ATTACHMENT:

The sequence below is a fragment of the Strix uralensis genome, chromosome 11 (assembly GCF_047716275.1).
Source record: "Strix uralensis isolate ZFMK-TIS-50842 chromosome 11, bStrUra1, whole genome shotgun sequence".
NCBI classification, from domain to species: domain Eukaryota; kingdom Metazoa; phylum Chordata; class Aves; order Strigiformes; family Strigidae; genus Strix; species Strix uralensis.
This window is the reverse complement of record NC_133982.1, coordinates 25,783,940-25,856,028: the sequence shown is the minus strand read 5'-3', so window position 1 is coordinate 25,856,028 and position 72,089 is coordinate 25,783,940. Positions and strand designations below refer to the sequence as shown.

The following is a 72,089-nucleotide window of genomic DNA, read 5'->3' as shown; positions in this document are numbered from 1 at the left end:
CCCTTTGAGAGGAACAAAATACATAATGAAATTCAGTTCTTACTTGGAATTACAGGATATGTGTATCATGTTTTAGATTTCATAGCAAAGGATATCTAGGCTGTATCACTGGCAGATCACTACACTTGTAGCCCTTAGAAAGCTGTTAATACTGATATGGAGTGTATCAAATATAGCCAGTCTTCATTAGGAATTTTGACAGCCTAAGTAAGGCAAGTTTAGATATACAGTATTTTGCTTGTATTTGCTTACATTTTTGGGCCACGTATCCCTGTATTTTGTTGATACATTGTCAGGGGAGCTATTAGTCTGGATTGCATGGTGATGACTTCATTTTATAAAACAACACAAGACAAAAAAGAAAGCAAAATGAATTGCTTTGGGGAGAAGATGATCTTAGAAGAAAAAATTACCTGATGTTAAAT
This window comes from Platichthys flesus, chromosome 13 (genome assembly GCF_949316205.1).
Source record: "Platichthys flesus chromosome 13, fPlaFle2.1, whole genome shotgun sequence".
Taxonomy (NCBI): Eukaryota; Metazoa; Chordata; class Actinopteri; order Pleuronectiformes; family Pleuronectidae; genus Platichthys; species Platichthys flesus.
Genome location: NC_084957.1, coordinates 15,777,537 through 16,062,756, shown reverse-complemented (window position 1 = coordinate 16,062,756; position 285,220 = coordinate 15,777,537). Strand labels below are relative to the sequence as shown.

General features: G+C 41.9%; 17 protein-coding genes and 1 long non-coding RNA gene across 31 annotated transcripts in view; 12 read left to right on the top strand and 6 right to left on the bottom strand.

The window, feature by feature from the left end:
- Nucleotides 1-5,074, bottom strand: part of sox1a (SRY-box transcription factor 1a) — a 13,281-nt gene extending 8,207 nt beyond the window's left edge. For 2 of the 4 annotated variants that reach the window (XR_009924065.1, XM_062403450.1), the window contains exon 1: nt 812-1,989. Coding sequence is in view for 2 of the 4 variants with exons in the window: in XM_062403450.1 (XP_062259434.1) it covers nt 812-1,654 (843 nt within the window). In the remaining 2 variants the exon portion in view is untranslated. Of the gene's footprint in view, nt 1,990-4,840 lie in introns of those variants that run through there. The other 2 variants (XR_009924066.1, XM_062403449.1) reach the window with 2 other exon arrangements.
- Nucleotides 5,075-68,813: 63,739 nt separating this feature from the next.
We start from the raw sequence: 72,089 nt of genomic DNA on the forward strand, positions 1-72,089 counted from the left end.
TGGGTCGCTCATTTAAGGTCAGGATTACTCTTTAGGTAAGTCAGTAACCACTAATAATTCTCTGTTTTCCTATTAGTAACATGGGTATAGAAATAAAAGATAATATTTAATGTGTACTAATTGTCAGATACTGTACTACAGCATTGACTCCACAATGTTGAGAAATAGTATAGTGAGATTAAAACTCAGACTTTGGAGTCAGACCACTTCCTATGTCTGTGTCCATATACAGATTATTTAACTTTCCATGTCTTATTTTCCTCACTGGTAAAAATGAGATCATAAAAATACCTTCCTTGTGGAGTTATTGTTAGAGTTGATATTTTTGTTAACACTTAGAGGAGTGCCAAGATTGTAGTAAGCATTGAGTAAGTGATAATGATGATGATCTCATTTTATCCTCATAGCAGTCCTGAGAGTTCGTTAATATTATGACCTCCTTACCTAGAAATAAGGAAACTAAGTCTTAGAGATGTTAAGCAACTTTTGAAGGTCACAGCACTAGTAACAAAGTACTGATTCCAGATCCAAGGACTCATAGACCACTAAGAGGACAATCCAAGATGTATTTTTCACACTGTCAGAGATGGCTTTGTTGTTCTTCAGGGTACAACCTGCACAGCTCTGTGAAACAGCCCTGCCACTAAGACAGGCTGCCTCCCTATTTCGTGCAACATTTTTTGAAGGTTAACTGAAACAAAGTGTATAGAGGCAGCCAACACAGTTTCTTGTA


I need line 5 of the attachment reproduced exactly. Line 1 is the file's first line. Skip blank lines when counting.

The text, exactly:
The following is a 72,089-nucleotide window of genomic DNA, read 5'->3' as shown; positions in this document are numbered from 1 at the left end: